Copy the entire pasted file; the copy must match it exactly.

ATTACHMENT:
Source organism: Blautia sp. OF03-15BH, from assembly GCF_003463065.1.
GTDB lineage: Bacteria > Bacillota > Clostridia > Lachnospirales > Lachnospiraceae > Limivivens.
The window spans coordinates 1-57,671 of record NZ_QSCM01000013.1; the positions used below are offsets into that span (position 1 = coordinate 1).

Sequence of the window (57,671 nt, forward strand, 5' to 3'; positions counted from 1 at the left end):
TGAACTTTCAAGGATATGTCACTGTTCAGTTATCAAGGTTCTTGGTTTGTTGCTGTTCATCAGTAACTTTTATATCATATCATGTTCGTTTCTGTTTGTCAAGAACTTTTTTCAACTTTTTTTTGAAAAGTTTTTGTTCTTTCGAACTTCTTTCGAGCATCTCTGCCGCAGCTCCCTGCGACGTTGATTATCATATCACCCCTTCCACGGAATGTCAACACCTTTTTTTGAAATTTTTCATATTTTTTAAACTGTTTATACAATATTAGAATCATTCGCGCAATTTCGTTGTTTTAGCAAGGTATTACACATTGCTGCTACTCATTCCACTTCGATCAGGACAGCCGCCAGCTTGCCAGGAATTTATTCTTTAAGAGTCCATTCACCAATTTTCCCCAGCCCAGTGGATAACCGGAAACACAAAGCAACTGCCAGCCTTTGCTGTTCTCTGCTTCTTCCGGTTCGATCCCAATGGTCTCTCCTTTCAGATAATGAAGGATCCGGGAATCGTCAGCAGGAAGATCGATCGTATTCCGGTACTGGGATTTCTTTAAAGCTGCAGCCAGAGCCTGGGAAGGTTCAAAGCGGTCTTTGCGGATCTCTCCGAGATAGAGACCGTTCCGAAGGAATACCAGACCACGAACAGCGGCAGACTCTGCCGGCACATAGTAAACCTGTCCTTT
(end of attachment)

Source organism: Blautia sp. OF03-15BH, from assembly GCF_003463065.1.
GTDB lineage: Bacteria > Bacillota > Clostridia > Lachnospirales > Lachnospiraceae > Limivivens.
The window spans coordinates 1-57,671 of record NZ_QSCM01000013.1; the positions used below are offsets into that span (position 1 = coordinate 1).

Sequence of the window (57,671 nt, forward strand, 5' to 3'; positions counted from 1 at the left end):
TGAACTTTCAAGGATATGTCACTGTTCAGTTATCAAGGTTCTTGGTTTGTTGCTGTTCATCAGTAACTTTTATATCATATCATGTTCGTTTCTGTTTGTCAAGAACTTTTTTCAACTTTTTTTTGAAAAGTTTTTGTTCTTTCGAACTTCTTTCGAGCATCTCTGCCGCAGCTCCCTGCGACGTTGATTATCATATCACCCCTTCCACGGAATGTCAACACCTTTTTTTGAAATTTTTCATATTTTTTAAACTGTTTATACAATATTAGAATCATTCGCGCAATTTCGTTGTTTTAGCAAGGTATTACACATTGCTGCTACTCATTCCACTTCGATCAGGACAGCCGCCAGCTTGCCAGGAATTTATTCTTTAAGAGTCCATTCACCAATTTTCCCCAGCCCAGTGGATAACCGGAAACACAAAGCAACTGCCAGCCTTTGCTGTTCTCTGCTTCTTCCGGTTCGATCCCAATGGTCTCTCCTTTCAGATAATGAAGGATCCGGGAATCGTCAGCAGGAAGATCGATCGTATTCCGGTACTGGGATTTCTTTAAAGCTGCAGCCAGAGCCTGGGAAGGTTCAAAGCGGTCTTTGCGGATCTCTCCGAGATAGAGACCGTTCCGAAGGAATACCAGACCACGAACAGCGGCAGACTCTGCCGGCACATAGTAAACCTGTCCTTT